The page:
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Publisher's Summary

Orson Scott Card is a master storyteller who has earned millions of fans and reams of praise for his previous science-fiction and fantasy works. Now he steps a little closer to the present day with this chilling look at a near-future scenario: a new American Civil War.

The American Empire has grown too fast, and the fault lines at home are stressed to the breaking point. The war of words between Right and Left has collapsed into a shooting war, though most people just want to be left alone.

The battle rages between the high-technology weapons on one side and militia foot-soldiers on the other, devastating the cities and overrunning the countryside. But the vast majority, who only want the killing to stop and the nation to return to more peaceful days, have technology, weapons, and strategic geniuses of their own.

When the American dream shatters into violence, who can hold the people and the government together? And which side will you be on?

©2006 Orson Scott Card (P)2006 Audio Renaissance, a division of Holtzbrinck Publishers, LLC

Critic Reviews

"Couldn't be timelier...heartfelt and sobering....All the action doesn't obscure the author's message about the dangers of extreme political polarization and the need to reassert moderation and mutual citizenship...it drives it home." (Booklist)

What listeners say about Empire: The Empire Duet, Part 1

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  • Overall
    2 out of 5 stars

Good pace, weak premise

While the pace of this book was engaging, the premise was not. Progressive democrats invading NYC with their own mechanized militia? Then easily footnoted by a few special ops boys? Kind of laughable and, at best, overly simplistic.

I stuck with this book because I kept waiting for a second or third dimension to be revealed - some gritty contradiction perhaps, or actual character development.

The final affront is the afterword in which the author, lacking any real analysis, provides predictable right-ish political commentary. Should have quit while I was ahead.

19 people found this helpful

  • Overall
    1 out of 5 stars

Poor

I am a big Orson Scott Card fan but this book is almost unrecognizable as his work. The characters are shallow, plot lines are left hanging, and you have to suspend your disbelief so may times it is ridiculous. Despite Card's comments at the end of the book the story mostly comes off as a right-wing rant that seems to be based on watching too much FOX news. The main point that Card misses is that most Americans are very patriotic when push comes to shove and the idea that they would turn against the central government is laughable. Indeed, the idea of attacking government is most closely associated with extreme right-wing groups rather than left-wing groups as Card portrays in this book. Card has many other excellent books to choose from; bypass this dreck.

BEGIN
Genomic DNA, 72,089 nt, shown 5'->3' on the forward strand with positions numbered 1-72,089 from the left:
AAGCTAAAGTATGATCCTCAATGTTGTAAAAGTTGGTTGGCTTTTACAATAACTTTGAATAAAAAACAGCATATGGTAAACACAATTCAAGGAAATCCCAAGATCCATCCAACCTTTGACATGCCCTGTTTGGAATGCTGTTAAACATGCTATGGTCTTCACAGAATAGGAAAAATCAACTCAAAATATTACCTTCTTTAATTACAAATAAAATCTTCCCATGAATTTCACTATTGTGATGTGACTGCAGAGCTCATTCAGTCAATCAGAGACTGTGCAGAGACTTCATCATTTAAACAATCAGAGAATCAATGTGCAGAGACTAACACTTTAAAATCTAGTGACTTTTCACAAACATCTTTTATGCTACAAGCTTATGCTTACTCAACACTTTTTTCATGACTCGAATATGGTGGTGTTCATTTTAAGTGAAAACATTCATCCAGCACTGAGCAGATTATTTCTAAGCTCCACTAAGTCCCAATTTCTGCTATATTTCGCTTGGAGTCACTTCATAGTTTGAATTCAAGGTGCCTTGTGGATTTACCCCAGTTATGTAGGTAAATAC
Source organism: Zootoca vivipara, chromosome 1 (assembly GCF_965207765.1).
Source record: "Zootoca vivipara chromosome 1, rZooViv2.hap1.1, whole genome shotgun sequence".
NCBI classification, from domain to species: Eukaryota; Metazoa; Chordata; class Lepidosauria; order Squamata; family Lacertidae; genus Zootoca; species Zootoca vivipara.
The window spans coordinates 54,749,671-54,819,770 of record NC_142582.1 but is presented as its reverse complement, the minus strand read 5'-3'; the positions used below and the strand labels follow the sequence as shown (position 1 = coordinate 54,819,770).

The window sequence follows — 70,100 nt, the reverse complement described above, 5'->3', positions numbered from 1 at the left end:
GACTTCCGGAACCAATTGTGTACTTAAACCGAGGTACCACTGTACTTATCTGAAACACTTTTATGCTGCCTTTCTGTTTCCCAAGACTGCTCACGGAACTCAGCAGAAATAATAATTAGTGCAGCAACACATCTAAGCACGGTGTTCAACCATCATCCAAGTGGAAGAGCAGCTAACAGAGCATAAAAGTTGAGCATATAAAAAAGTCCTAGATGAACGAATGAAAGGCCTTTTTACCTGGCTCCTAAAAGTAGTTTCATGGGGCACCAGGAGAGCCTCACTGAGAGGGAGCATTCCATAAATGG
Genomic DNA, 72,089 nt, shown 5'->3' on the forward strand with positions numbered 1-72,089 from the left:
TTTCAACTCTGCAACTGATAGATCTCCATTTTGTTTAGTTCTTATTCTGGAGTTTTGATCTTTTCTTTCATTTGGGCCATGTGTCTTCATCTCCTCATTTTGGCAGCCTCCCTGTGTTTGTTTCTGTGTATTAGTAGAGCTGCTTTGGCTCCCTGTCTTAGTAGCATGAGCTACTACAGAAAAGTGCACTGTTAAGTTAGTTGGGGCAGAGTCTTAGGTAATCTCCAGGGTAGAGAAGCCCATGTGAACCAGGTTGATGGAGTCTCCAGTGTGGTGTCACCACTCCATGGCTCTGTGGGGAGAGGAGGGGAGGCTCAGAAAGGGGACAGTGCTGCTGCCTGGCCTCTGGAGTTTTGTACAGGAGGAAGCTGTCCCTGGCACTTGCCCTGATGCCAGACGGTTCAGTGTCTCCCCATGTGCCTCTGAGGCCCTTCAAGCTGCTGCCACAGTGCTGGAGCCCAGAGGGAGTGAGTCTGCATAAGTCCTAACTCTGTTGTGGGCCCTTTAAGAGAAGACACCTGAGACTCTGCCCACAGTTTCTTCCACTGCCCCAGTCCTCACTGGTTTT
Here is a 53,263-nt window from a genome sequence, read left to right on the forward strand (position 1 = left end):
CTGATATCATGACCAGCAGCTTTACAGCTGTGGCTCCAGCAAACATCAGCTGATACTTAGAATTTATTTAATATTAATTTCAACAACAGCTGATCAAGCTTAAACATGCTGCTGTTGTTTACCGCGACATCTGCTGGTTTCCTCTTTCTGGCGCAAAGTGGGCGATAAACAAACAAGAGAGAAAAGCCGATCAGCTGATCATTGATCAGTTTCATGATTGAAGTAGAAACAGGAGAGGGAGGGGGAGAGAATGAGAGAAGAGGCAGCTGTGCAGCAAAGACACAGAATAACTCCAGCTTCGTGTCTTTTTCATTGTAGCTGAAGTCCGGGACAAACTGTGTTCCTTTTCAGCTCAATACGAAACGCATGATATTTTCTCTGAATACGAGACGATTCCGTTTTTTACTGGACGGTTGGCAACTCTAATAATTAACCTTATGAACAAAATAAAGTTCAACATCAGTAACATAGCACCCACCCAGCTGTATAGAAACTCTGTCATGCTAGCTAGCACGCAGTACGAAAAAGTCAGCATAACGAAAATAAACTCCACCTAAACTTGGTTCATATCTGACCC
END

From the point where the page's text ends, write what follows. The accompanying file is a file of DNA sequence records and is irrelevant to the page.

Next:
17 people found this helpful

  • Overall
    1 out of 5 stars

An empty, right wing cliche

I am about half-way through this book. Scott Card remains a good story teller, but, in this book, he really lets his right-wing stripes show. The story, which is not terribly compelling, is simply a vehicle for his rant. In and of itself,I would be OK with that, if the rant had anything intelligent or original to say. While followers of Rush Limbaugh and the like may really enjoy it, the rest of us get really bored of the tired cliche of the anti-military, anti-american left. I am a big fan of Orson Scott Card and have read many of his books, but this book is a dud. If Card was channeling "State of Fear" with "Empire," he succeeded.

15 people found this helpful

  • Overall
    4 out of 5 stars

Entertaining Escape

Taken for what it is, a work of Science Fiction, it is an entertaining escape. The listener should not bring any preconceived notions beyond this. It is fascinating and entertaining. However, it is fiction. It does not appear to be a discourse of his own political opinions (despite what others say) - save for the aftward.